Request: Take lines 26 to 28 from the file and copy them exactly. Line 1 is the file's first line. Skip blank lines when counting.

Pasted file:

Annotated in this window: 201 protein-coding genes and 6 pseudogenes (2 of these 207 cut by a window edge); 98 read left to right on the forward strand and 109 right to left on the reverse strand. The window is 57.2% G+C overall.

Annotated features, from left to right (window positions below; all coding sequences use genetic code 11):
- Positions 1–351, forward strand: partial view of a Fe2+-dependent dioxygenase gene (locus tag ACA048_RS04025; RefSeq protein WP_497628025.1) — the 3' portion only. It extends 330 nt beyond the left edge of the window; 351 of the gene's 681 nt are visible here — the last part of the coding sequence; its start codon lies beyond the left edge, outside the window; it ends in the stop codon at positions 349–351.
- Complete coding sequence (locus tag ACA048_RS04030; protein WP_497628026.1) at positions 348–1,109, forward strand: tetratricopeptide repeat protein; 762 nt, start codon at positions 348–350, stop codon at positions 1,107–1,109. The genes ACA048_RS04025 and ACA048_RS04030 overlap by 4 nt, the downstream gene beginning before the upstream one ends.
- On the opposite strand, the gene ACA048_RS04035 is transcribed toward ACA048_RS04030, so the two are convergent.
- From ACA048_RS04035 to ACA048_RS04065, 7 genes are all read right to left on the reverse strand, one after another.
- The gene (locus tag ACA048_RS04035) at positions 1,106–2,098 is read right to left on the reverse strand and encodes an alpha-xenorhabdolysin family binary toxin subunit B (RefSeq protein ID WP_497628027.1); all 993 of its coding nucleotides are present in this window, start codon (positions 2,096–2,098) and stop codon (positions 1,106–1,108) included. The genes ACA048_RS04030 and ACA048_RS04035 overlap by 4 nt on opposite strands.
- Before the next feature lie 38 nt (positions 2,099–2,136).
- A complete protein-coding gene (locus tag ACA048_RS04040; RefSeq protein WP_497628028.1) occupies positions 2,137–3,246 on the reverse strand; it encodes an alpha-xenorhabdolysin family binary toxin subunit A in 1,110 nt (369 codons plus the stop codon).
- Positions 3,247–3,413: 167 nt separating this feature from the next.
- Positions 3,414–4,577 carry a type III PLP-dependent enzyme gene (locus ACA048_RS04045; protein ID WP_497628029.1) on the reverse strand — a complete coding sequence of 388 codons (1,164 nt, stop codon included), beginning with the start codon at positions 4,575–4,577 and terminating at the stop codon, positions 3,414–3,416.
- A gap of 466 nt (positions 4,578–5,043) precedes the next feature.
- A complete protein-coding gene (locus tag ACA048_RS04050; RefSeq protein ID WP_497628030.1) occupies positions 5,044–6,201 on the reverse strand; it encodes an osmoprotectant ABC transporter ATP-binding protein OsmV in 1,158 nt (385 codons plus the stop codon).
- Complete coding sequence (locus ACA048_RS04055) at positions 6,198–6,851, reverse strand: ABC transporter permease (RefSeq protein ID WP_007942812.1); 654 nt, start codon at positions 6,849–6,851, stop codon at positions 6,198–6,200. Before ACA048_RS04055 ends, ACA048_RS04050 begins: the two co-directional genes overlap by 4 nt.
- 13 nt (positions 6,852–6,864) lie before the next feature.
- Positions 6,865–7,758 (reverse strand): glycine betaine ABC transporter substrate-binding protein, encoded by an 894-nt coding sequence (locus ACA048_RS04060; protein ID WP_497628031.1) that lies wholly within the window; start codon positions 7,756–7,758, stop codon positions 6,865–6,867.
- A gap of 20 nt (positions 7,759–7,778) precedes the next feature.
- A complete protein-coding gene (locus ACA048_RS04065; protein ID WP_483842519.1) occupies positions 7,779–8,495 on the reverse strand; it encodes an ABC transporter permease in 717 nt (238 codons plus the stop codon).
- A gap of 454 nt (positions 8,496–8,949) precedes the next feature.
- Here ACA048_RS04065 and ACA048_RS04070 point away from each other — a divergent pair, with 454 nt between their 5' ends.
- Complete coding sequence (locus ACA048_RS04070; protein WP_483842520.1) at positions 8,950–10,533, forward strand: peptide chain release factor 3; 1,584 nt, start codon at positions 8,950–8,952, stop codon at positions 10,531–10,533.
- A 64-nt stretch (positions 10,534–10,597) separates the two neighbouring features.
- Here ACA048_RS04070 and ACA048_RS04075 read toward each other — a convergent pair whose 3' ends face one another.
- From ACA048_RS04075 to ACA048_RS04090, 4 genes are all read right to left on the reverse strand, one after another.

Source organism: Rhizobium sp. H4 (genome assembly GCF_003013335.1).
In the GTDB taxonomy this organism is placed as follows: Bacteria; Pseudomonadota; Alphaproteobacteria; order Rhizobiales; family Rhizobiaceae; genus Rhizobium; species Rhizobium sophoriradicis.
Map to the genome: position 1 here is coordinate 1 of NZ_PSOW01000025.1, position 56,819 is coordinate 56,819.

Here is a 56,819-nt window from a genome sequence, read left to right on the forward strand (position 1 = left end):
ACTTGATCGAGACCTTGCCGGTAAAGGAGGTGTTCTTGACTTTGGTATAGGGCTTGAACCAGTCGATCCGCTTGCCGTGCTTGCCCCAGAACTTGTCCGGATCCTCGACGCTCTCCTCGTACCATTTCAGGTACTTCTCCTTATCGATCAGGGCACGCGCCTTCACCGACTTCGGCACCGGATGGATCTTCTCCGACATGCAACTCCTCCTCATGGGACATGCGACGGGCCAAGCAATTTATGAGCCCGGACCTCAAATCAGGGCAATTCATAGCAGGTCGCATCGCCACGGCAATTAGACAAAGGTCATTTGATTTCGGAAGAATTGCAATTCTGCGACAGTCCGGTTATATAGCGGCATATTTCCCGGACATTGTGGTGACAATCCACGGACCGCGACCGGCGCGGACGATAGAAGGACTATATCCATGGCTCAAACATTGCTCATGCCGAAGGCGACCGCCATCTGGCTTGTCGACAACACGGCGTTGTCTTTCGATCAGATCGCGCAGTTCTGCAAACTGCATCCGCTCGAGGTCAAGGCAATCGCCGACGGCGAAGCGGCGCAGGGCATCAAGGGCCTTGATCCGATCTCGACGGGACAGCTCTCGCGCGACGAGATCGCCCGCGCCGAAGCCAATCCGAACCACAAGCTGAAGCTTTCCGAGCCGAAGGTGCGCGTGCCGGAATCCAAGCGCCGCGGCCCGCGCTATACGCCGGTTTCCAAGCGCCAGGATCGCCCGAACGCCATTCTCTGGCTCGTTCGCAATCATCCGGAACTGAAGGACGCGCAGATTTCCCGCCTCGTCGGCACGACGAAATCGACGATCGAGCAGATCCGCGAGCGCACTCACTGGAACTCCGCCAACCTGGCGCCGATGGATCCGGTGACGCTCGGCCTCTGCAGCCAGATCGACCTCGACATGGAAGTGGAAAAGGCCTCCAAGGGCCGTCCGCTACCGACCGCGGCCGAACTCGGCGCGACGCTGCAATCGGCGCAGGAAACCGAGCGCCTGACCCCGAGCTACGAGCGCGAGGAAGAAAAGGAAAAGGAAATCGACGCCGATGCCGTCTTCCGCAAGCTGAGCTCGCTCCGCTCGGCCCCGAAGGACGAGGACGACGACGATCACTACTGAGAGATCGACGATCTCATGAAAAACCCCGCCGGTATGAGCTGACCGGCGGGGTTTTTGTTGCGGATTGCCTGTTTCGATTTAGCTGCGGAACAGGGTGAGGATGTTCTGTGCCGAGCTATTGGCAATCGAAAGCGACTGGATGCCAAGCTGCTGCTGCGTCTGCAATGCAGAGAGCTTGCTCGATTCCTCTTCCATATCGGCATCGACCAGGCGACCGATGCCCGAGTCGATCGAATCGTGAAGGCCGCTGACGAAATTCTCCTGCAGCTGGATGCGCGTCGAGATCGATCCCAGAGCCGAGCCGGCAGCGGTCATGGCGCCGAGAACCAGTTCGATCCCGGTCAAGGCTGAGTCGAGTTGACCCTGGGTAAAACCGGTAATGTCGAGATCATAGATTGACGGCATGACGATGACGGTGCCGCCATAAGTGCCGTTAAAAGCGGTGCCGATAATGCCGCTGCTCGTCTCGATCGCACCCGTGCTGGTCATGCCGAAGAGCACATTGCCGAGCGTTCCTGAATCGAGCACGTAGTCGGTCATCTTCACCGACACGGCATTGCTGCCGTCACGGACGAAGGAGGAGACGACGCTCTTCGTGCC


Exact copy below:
In the GTDB taxonomy this organism is placed as follows: Bacteria; Pseudomonadota; Alphaproteobacteria; order Rhizobiales; family Rhizobiaceae; genus Rhizobium; species Rhizobium sophoriradicis.
Map to the genome: position 1 here is coordinate 1 of NZ_PSOW01000025.1, position 56,819 is coordinate 56,819.

Here is a 56,819-nt window from a genome sequence, read left to right on the forward strand (position 1 = left end):